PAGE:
The realtor who wouldn't subdivide 

Eco-realtor makes a living by touting alternative land values

Like most real estate offices, there are photos of available properties in the front window of Prudential Ranch and Land Realtors in Hamilton.

One such property shown is a large white, farmhouse outside of St Ignatious. There's a two-car garage and what appear to be miles of land with a stream coursing through the middle of it all.

Next to the photos is the description/sales pitch: "Beauty surrounds... 3,000 sq. ft. home on 128 acres of productive irrigatable soil while the remainder hosts a wonderful riparian area with Mission Creek (and fish) flowing through. A portion of the land is organically certified."

The asking price has a long line of zeros at the end and is approximately 1,027 times what a reporter working for a small alternative newspaper would make in four lifetimes.

Step inside the elegantly designed interior of the office, complete with antique oak furniture, and you know immediately that you're in a place where the well-heeled come to buy and sell a claim to the Last Best Place.

But the description in the window gives an indication (albeit subtle) that a different kind of real estate brokering is practiced within, one where maintaining a valley's rural characteristics, open spaces and agricultural lands is more important than snagging the next big commission.

"My philosophy doesn't line up with other realtors," says Laura Merrill, the agent listed in the window next to above property. "I pick and choose my business carefully. I'm trying to build up a clientele that is environmentally sensitive. I've never taken a property that the seller or buyer intended to subdivide. There are enough existing properties out there. There is enough without chopping up the valley even more."

An agent for the last seven years, Merrill works to keep tracts of land together by contacting adjacent landowners first when a lot comes up for sale. And even though it means less of a commission for her, Merrill will discourage sellers from committing the one of the greatest environmental sin of all: subdividing land. Instead, she makes a financial argument for keeping properties intact; between the high cost of making sanitation and road improvements, and the added commissions that come due when land is broken down, subdividing often isn't worth the trouble.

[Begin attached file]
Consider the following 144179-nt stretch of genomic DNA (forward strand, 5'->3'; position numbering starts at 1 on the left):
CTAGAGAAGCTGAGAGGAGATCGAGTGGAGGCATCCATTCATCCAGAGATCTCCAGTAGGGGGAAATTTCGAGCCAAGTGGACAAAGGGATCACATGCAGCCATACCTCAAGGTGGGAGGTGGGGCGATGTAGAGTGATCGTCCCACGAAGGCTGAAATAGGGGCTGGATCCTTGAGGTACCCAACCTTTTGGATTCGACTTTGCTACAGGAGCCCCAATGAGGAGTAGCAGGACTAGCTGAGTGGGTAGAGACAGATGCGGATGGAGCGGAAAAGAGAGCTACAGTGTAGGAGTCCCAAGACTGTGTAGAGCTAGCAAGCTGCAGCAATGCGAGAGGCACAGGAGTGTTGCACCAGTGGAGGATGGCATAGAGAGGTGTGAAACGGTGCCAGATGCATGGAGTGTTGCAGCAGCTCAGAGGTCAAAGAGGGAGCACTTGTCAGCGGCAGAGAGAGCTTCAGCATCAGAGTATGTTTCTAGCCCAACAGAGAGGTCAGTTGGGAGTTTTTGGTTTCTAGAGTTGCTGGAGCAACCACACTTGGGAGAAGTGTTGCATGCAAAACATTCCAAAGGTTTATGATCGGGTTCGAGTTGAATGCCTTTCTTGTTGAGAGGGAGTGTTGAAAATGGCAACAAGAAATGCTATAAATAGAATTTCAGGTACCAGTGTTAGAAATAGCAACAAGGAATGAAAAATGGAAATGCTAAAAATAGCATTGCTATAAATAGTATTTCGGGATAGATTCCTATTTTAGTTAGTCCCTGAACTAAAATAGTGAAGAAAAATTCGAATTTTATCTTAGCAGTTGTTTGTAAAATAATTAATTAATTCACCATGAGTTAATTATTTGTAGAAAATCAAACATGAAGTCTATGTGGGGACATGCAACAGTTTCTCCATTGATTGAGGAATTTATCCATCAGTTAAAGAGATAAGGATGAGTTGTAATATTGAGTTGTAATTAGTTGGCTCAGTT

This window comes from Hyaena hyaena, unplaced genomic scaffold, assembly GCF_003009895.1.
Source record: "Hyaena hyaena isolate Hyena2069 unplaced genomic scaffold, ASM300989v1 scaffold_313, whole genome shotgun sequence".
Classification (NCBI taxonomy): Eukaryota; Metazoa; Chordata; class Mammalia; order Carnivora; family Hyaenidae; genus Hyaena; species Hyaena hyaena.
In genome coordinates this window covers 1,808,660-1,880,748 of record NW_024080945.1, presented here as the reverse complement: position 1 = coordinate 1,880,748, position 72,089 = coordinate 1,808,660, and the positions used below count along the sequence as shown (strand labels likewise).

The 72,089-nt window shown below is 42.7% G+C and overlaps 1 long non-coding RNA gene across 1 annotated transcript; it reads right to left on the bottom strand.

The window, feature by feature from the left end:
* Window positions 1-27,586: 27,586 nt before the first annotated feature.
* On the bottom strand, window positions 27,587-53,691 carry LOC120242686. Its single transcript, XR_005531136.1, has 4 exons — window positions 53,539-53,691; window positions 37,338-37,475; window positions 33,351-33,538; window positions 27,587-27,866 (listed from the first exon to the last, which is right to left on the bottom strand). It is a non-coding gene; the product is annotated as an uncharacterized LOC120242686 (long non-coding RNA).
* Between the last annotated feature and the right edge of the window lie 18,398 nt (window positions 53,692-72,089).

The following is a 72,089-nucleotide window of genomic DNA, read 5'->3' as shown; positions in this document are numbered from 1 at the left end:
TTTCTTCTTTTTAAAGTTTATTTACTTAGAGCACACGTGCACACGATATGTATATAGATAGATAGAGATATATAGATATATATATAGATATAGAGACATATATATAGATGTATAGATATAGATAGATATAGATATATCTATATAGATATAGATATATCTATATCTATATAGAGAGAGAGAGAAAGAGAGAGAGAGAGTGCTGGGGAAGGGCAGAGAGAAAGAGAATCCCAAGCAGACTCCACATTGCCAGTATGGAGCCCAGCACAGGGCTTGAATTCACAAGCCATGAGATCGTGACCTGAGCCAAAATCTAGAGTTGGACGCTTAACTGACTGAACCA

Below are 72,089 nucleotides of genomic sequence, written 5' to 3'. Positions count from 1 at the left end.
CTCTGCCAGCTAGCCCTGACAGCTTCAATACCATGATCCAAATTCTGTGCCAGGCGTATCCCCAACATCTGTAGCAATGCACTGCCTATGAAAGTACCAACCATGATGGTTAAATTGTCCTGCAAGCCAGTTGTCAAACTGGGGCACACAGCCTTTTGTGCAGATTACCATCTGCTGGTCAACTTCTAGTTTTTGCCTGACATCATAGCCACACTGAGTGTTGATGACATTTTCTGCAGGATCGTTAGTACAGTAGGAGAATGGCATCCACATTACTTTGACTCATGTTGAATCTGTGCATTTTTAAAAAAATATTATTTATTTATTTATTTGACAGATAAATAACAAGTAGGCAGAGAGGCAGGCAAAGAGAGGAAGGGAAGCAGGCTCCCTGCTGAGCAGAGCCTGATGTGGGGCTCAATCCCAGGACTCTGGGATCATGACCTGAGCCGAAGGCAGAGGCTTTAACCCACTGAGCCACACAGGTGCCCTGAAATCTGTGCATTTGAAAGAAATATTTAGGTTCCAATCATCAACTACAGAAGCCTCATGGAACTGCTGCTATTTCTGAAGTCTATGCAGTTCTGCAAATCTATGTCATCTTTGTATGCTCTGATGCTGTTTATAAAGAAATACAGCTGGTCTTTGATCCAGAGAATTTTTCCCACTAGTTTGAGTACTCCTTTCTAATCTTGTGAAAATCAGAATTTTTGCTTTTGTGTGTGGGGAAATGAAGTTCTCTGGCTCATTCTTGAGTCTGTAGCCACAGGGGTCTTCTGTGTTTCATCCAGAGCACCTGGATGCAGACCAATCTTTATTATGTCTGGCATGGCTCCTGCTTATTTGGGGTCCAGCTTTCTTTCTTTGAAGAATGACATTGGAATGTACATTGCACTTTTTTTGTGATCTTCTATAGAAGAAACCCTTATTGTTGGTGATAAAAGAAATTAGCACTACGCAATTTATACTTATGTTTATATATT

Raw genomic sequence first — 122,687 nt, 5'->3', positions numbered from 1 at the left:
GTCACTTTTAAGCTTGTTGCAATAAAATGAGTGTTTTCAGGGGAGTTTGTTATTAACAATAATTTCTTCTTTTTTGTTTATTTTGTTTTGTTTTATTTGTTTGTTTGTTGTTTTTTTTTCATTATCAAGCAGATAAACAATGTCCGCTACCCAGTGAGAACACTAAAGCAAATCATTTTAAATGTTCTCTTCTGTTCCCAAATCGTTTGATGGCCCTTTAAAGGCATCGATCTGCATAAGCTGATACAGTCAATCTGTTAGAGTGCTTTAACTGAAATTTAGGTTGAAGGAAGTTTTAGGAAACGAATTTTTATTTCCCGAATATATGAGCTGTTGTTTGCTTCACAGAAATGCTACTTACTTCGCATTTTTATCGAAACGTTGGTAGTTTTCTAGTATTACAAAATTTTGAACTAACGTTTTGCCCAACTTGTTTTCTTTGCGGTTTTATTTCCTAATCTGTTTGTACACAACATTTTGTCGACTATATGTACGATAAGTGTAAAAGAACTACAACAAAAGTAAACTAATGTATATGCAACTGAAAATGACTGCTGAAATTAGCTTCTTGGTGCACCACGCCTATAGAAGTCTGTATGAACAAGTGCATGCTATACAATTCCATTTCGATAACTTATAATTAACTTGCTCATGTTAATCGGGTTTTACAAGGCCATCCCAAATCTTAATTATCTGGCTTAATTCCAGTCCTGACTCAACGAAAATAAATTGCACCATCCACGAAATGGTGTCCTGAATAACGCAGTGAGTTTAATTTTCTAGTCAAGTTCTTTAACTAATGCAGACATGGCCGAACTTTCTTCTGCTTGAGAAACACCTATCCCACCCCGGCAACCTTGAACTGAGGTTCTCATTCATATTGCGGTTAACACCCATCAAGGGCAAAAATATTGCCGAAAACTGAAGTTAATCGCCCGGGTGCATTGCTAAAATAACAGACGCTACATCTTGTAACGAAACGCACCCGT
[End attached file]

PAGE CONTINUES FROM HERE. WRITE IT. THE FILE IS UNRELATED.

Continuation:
Merrill admits she is something of an anomaly in the business. She can name only two other conservation-minded real estate agents in the Bitterroot, though she quickly adds she's sure there are more out there. She is hoping to set up a network of eco-realtors throughout the state.

The philosophy of preserving of open spaces and rural settings is all the more remarkable when you stop to consider that Merrill is working in an area experiencing rampant growth: Ravalli County is the fastest growing county in the state. In the first six years of this decade Stevenville's population grew by 61 percent, while Hamilton's grew 48 percent. In the same time span, nearly 13,000 acres of agricultural lands were converted to other uses and almost 600 subdivisions were approved.

"Lots of land management problems are people management," she says. "We're seeing some very high density subdividing in areas that used to be agricultural, and subdivisions that aren't commensurate with the land features. If we don't plan our growth and work together we're going to grow to look like other places in the country."

Merrill backs up her enthusiasm for county-mandated planning by pointing out that three-quarters of Ravalli County's land base is in federal hands, one-fourth is private and a third of that is agricultural.

"That used to be our economy," she says.

Merrill's unorthodox approach to the fine art of wheeling and dealing in properties has been getting some attention as of late. In April, she was one of about 20 speakers invited to a three-day conference held in Santa Fe for environmental journalists from around the country put on by the Institutes of Journalism and Natural Resources. And although she consistently goes against the flow of her fellow real estate agents, she was recently voted as one of the top three agents in the Bitterroot Valley who other real estate agents would like to work with.

Merrill's commitment to maintaining the environmental integrity of the Bitterroot doesn't come without some personal financial cost. Although she says her philosophy hasn't hurt her business, she admits that she could probably make more money if she were willing to compromise her ideals.

"I guess that's not as important to me as leaving open space and the rural characteristics of this valley. Open space is more important than making a commission. I don't want to do anything to this area that will ruin this valley."

Laura Merrill looks over a listing agreement in her office in Hamilton. Photo by Lise Thompson.


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